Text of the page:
He said: “There was one man I recalled as saying “They know where al-Qaeda are – why are they attacking us?'”

“There was concern about what the Yemeni government was doing and why they were letting it happen”.

However, Dr Schaapveld also told Channel 4 News that some of the young men he saw felt they were being driven towards al-Qaeda by the perceived western drone threat.

“We did hear young men say that ‘they are forcing us into the hands of al-Qaeda, what else are we supposed to do?’

“Another young man, 17 years of age, he said prior to this, prior to the strikes: ‘I was very interested in the western culture. Me and my friends followed western fashion, listened to western music and watched western films. Now we have no interest in the west because of what has been done to us.'”

Drones attacks in Yemen are reported to have been responsible for the deaths of 38 to 58 civilians (picture: Reuters)

John Hemming, the Liberal Democrat MP who chairs the all-party group, said: “I think the use of armed drones is not reducing the amount of terrorism. I think it is maintaining it or maybe even increasing it. We want to have a strategy that achieves peace in the world.”

Psychological abnormality

Dr Schaapveld was invited to Yemen with charity Reprieve, and has reported his findings to the all-party parliamentary group on drones. He held clinics in the Adan region over three days, during which he saw 34 people.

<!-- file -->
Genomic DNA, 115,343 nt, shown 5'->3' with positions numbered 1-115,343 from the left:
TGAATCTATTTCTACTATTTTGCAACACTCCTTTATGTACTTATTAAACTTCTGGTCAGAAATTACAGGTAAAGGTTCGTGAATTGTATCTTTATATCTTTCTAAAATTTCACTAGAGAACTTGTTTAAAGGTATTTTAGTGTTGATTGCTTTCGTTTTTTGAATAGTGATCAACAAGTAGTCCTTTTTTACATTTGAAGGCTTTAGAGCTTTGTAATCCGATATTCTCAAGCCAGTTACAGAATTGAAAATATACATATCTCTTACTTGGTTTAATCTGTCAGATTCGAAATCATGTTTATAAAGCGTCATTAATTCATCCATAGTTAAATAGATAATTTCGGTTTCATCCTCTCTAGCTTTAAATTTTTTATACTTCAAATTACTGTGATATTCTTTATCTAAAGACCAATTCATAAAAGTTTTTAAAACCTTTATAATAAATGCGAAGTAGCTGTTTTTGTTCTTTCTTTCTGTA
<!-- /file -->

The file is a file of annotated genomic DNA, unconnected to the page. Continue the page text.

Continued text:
He said that of the 34 people, 28 gave information that he was confident was of “scientific value”. Of those 28, he said 71 per cent were suffering from “full blown” post traumatic stress disorder, that 90 per cent “had symptoms” and that “99 per cent, almost all of them” had psychological abnormalities.”

Research from the Bureau of Investigative Journalism suggests that there have been a total of between 188 to 220 drone strikes in Yemen.

Though the source of these strikes cannot always be verified, the BIJ says that 41 to 51 of the drone strikes are confirmed US attacks.

In Adan and the neighbouring Abyan province there have been 92 to 110 strikes in total, the BIJ data says, of which 18 to 22 were confirmed US drone strikes which killed 112 to 171 people, 4 to 34 of whom were civilians.

The intensity of drone strikes across Yemen increased in 2012, in which there were 111 to 135 strikes in total, of which 28 to 35 were confirmed US drone strikes. Of all the drone strikes in Yemen in 2012, 491 to 705 people were killed, 38 to 58 of whom were reportedly civilians, and nine of whom were children.

Drone warfare has been most publically observed being used in Pakistan, in the war against al-Qaeda militants.

In January, the UN launched an inquiry into the extent to which drones were causing civilian deaths in a range of countries, including Yemen.

The CIA declined to comment.

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| Fools for Love: Online dating scams + fake profiles!